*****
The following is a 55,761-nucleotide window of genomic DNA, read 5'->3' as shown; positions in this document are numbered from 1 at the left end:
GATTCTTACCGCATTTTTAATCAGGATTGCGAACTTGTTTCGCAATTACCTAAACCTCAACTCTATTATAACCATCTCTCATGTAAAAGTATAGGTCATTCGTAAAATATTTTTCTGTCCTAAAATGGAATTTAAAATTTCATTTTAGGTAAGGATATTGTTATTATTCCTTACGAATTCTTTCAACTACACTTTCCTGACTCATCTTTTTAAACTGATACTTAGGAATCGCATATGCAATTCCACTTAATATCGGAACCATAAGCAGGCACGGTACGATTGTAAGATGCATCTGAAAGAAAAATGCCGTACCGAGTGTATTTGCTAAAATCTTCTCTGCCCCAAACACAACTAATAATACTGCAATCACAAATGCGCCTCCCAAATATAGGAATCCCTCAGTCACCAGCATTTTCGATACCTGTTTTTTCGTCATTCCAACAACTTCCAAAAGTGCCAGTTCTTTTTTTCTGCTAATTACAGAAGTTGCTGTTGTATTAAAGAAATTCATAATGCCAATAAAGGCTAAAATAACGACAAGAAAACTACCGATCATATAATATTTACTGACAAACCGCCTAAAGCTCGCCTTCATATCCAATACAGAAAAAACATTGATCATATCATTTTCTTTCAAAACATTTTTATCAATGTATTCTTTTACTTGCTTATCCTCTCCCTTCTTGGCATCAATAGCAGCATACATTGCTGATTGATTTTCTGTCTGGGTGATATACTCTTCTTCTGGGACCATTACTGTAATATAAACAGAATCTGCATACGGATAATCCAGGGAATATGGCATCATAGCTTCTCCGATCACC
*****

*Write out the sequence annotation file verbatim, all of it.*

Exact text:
The following is a 55,761-nucleotide window of genomic DNA, read 5'->3' as shown; positions in this document are numbered from 1 at the left end:
GATTCTTACCGCATTTTTAATCAGGATTGCGAACTTGTTTCGCAATTACCTAAACCTCAACTCTATTATAACCATCTCTCATGTAAAAGTATAGGTCATTCGTAAAATATTTTTCTGTCCTAAAATGGAATTTAAAATTTCATTTTAGGTAAGGATATTGTTATTATTCCTTACGAATTCTTTCAACTACACTTTCCTGACTCATCTTTTTAAACTGATACTTAGGAATCGCATATGCAATTCCACTTAATATCGGAACCATAAGCAGGCACGGTACGATTGTAAGATGCATCTGAAAGAAAAATGCCGTACCGAGTGTATTTGCTAAAATCTTCTCTGCCCCAAACACAACTAATAATACTGCAATCACAAATGCGCCTCCCAAATATAGGAATCCCTCAGTCACCAGCATTTTCGATACCTGTTTTTTCGTCATTCCAACAACTTCCAAAAGTGCCAGTTCTTTTTTTCTGCTAATTACAGAAGTTGCTGTTGTATTAAAGAAATTCATAATGCCAATAAAGGCTAAAATAACGACAAGAAAACTACCGATCATATAATATTTACTGACAAACCGCCTAAAGCTCGCCTTCATATCCAATACAGAAAAAACATTGATCATATCATTTTCTTTCAAAACATTTTTATCAATGTATTCTTTTACTTGCTTATCCTCTCCCTTCTTGGCATCAATAGCAGCATACATTGCTGATTGATTTTCTGTCTGGGTGATATACTCTTCTTCTGGGACCATTACTGTAATATAAACAGAATCTGCATACGGATAATCCAGGGAATATGGCATCATAGCTTCTCCGATCACC